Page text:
Update: In her first interview since her controversial comments about Harvey Weinstein, and the allegations that he's sexually harassed and assaulted dozens of women over a span of decades, Donna Karan says she deeply regrets defending the film producer and studio executive during a red carpet interview in Los Angeles — specifically, what she said about how women present themselves, and whether they are “asking for it.” During a phone call with WWD’s Bridget Foley, the designer said, “I said, ‘I said that?’ That was the first thing out of my mouth. ‘What? I didn’t say that. That’s ridiculous.’” Karan maintains that she was tired and spoke out of turn without being fully informed of the severity of the situation.
“It was not what I meant," she explained. "I [so regret] that that came out of my mouth because, as I was avoiding Harvey, and what [a] blur…I am really, really apologetic. I have been dressing women for 40 years and I show their sensuality, I have done it in my advertising campaign, I have shown it as a mother, as a grandmother, as a woman, [I’ve shown] her legs and her hosiery and her bras and her fragrance. And I have always had men and women together.”
She added: “For any woman who has been attacked in any way possible. I think these women have been incredibly courageous to be dealing with this. These are iconic women. These are women we all love. These are women that are inspirational to us, certainly to me as a woman. I want to tell them how sorry I am that they have been subjected to this vile behavior. And I will support them on their long road ahead. This is not going to be easy for any one of them.”
This article was originally published on October 10, 2017.
On Sunday, Donna Karan attended the 4th Annual CinéFashion Film Awards in Los Angeles, where she was honored with the Designer Icon Award for “her outstanding work as one of the most influential fashion designers in the world as a versatile innovator and pioneer designer in women’s wear and American fashion.”
During a red carpet interview, Karan took the opportunity to defend movie mogul Harvey Weinstein against allegations he sexually-harassed dozens of women over a span of decades. “I think we have to look at ourselves," she said. Obviously, the treatment of women all over the world is something that has always had to be identified. Certainly in the country of Haiti where I work, in Africa, in the developing world, it's been a hard time for women. To see it here in our own country is very difficult.”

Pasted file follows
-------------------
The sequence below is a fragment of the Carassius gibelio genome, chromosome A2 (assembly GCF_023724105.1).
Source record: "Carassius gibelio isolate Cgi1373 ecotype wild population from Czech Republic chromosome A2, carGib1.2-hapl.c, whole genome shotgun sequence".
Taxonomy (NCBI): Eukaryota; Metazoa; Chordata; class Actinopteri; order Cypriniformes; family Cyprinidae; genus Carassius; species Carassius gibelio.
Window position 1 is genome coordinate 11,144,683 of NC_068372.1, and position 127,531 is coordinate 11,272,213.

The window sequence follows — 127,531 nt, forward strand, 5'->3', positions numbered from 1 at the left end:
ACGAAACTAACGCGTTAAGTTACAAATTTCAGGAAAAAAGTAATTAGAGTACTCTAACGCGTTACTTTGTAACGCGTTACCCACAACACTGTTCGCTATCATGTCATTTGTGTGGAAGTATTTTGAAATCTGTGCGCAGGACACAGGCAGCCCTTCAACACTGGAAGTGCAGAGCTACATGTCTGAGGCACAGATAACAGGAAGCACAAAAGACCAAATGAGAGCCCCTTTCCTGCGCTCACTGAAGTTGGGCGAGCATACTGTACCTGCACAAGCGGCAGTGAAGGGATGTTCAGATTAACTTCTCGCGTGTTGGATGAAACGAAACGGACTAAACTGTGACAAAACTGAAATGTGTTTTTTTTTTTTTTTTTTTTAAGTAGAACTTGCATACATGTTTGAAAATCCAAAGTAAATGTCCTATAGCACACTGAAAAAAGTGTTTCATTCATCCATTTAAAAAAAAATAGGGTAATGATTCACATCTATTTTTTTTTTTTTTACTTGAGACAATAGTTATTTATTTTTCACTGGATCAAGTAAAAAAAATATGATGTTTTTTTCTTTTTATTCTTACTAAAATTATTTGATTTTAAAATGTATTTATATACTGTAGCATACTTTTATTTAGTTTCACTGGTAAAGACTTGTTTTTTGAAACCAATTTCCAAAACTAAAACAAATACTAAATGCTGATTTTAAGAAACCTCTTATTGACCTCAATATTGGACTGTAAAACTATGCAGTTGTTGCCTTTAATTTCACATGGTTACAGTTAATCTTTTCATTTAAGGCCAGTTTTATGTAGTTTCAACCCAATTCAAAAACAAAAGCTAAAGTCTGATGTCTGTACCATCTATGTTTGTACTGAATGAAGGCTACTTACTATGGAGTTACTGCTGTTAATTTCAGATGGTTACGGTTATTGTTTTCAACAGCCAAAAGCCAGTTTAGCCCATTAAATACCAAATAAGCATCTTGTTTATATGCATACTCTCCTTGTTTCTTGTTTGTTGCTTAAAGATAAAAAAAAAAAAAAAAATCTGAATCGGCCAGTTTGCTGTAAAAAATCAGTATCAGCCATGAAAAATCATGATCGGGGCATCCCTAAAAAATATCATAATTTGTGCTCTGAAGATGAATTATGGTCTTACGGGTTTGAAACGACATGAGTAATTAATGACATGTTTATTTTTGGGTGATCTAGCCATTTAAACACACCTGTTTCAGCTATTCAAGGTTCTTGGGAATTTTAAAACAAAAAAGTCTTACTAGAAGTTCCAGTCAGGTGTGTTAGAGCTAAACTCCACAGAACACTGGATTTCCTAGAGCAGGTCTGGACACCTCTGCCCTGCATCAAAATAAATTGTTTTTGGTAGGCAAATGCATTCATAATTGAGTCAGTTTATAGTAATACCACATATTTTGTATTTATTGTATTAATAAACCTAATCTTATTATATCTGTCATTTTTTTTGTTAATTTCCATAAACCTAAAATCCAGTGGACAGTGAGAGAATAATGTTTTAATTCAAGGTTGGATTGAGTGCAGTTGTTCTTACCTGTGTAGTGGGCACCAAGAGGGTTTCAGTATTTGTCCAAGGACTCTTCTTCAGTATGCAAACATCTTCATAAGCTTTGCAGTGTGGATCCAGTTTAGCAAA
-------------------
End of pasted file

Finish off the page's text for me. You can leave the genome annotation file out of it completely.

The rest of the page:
Though Weinstein was fired from his company earlier that day, Karan continued her defense: “How do we present ourselves as women?" she said. "What are we asking? Are we asking for it by presenting all the sensuality and all the sexuality? And what are we throwing out to our children today about how to dance and how to perform and what to wear? How much should they show?”
While most of the fashion and entertainment industry has condemned Weinstein and his alleged abuse, including Lena Dunham, Meryl Streep, and Jessica Chastain, Karan doubled down on her claims, saying “I know his wife, I think they're wonderful people, Harvey has done some amazing things. I think we have to look at our world and what we want to say and how we want to say it as well.”
On Monday, just before midnight — and hours after her statements were met with outrage and derision on the internet — Karan’s public relations team issued the following apology: "Last night, I was honored at the Cinemoi Fashion Film Awards in Hollywood and while answering a question on the red carpet I made a statement that unfortunately is not representative of how I feel or what I believe. I have spent my life championing women. My life has been dedicated to dressing and addressing the needs of women, empowering them and promoting equal rights.”
The designer claims her “statements were taken out of context and do not represent how I feel about the current situation concerning Harvey Weinstein. I believe that sexual harassment is NOT acceptable and this is an issue that MUST be addressed once and for all regardless of the individual.” Before signing off, she concluded, “I am truly sorry to anyone that I offended and everyone that has ever been a victim.”